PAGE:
Tuesday, February 3, 2009

Theme of the week: Happy to be home

Steve was released from the ER in the late afternoon. We were happy to come home from St. Paul yesterday, but even more so today.

(I'll try to keep this narrative as sterile as possible for delicate readers.)

After the source of the pain was identified as a kidney stone, Steve needed to produce urine. But he couldn't.

I calmly insinuated that a catheter might be necessary.

Steve dislikes few things. Among them are hospital stays and catheters.

He tried.

No luck.

The RN stopped by and said that a catheter was likely.

"No," Steve said, as assertively as possible in his exhausted, drugged state.

The RN was taken aback and said he'd talk with the doctor.

Dr. Z thought maybe there was no urine to produce, so he did a quick ultrasound of Steve's bladder. That image revealed plenty of fluid.

The RN returned with another device to determine exactly how much fluid.

It was a lot.

They gave Steve some more time.


Dr. Z returned and said that a catheter was next. He warned that if the bladder wasn't emptied, his kidneys would stop working and other awful things would happen. Steve would need to be admitted, even.

As Dr. Z left, Steve declared that the race was on.

Steve won. He produced on his own, without a catheter, a few minutes before his deadline.


He was released with a prescription for pain medication. So far he hasn't needed it.

Apparently, the most pain comes when the stone moves from the kidney to the bladder. The passageway is tiny. When the scan was done late morning/early afternoon, the stone was in the right distal ureter -- the long, narrow passageway between the kidney and bladder.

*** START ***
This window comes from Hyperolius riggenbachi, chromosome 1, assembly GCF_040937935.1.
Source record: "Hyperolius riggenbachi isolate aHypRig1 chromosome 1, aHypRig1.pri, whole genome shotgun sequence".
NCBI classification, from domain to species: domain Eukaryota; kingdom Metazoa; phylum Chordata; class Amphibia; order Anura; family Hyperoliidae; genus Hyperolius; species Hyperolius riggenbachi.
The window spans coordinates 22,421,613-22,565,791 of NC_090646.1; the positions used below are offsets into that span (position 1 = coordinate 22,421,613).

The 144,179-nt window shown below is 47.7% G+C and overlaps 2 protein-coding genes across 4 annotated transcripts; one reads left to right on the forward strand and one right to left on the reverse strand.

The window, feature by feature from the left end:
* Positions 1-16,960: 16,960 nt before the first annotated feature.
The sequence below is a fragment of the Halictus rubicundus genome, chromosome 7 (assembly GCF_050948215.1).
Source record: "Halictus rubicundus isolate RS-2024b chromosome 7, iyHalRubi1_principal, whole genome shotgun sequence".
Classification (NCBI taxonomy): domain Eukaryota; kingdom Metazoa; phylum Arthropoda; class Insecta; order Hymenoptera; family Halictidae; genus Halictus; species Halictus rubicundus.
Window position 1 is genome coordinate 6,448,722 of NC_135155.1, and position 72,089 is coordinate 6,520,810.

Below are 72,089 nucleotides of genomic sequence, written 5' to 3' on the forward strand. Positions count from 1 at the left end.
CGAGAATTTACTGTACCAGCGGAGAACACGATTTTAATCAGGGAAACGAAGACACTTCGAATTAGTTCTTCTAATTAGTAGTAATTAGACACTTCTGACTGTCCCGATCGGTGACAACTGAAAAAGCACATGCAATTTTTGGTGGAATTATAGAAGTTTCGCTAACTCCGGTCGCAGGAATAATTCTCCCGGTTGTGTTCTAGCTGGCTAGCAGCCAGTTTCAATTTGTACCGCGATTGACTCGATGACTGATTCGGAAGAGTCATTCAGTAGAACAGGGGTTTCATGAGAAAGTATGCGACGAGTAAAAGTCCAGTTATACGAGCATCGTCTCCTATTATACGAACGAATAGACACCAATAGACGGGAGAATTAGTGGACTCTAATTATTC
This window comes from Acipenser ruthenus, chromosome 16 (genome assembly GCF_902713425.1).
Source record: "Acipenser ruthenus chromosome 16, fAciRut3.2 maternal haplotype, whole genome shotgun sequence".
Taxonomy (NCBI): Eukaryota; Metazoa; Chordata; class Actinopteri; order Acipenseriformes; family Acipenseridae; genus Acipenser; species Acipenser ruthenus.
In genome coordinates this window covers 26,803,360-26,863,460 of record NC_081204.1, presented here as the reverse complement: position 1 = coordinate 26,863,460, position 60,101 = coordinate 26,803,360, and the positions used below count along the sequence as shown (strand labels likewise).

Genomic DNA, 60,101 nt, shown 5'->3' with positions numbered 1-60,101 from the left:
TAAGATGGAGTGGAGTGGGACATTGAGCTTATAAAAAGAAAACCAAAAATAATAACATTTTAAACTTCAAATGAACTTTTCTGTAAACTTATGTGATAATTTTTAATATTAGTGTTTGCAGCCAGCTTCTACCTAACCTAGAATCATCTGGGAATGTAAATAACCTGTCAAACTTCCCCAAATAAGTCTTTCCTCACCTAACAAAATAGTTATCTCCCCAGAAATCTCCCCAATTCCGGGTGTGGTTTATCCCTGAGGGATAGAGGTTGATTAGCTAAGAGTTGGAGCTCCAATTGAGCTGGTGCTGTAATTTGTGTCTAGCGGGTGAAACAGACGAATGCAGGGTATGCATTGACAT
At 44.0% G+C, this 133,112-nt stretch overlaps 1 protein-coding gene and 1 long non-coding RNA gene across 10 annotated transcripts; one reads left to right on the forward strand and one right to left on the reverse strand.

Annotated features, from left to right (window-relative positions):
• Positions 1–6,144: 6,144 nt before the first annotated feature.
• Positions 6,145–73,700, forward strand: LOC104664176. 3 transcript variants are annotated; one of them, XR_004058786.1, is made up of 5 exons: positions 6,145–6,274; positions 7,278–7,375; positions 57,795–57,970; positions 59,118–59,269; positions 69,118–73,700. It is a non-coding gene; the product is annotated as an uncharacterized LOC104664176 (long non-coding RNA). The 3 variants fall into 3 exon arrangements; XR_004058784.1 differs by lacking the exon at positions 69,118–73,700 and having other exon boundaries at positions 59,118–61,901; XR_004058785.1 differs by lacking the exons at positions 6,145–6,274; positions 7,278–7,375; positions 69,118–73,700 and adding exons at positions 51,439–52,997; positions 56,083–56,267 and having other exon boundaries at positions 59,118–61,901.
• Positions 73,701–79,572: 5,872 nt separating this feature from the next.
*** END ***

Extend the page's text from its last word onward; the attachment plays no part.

In general, when a stone is 5 mm or smaller, there is no outside intervention recommended to help the stone on its journey. (Larger stones can be removed or pulverized.)

Steve will likely pass the stone sometime in the next few hours, but there should be little pain. Just in case, we have the pain meds.

Some reflections from today:
1. When Steve has pain or a problem, our first fear is that it's related to his brain cancer and/or treatment. We both find it somewhat refreshing that he still has regular old problems. "Even if they're the most painful ones I've ever had in my entire life," Steve says. "It's good to know I'm 'normal.' "

2. We continue to find great joy and comfort even in scary moments.

When Steve's nurse told him to go the emergency room this morning, I was about to leave the house to take Katie to preschool. My first thought was to call Julie, our dear friend and neighbor, who often leaves for work about the same time. I was looking for a phone with her cell number saved when the phone rang. It was Julie, of course! As I asked where she was, she pulled into a parking lot to turn around. She arrived in just a few minutes and whisked Katie off to school. While we waited, Katie sat in the driveway to write a thank-you note to Julie. It looked like a cute scribble but really went something like this: "Dear Aunt Julie, I love you. Thank you for driving me to school. I want to do it again. I love you. Katie."

We were never lonely in the ER. Steve's parents arrived quickly. They never hesitate to take care of us. Pastor Andy was there in no time. All three surrounded Steve's bed while he was in the most pain. Steve's colleague and our friend Lori dropped by. Liz and Holly delivered lunch and kept me company, lending moral support during some difficult moments and questions.

3. Even pain offers hope. As Steve said during today's ER adventure: "One thing about today. It's very life affirming. There's pain, but that tells you you're alive."

1 comment:

Anonymous said...

Tyra & Steve:
So glad to hear it was a kidney stone..sounds funny to be glad about that but we are.
We continue to pray for you both.
tim and cheryl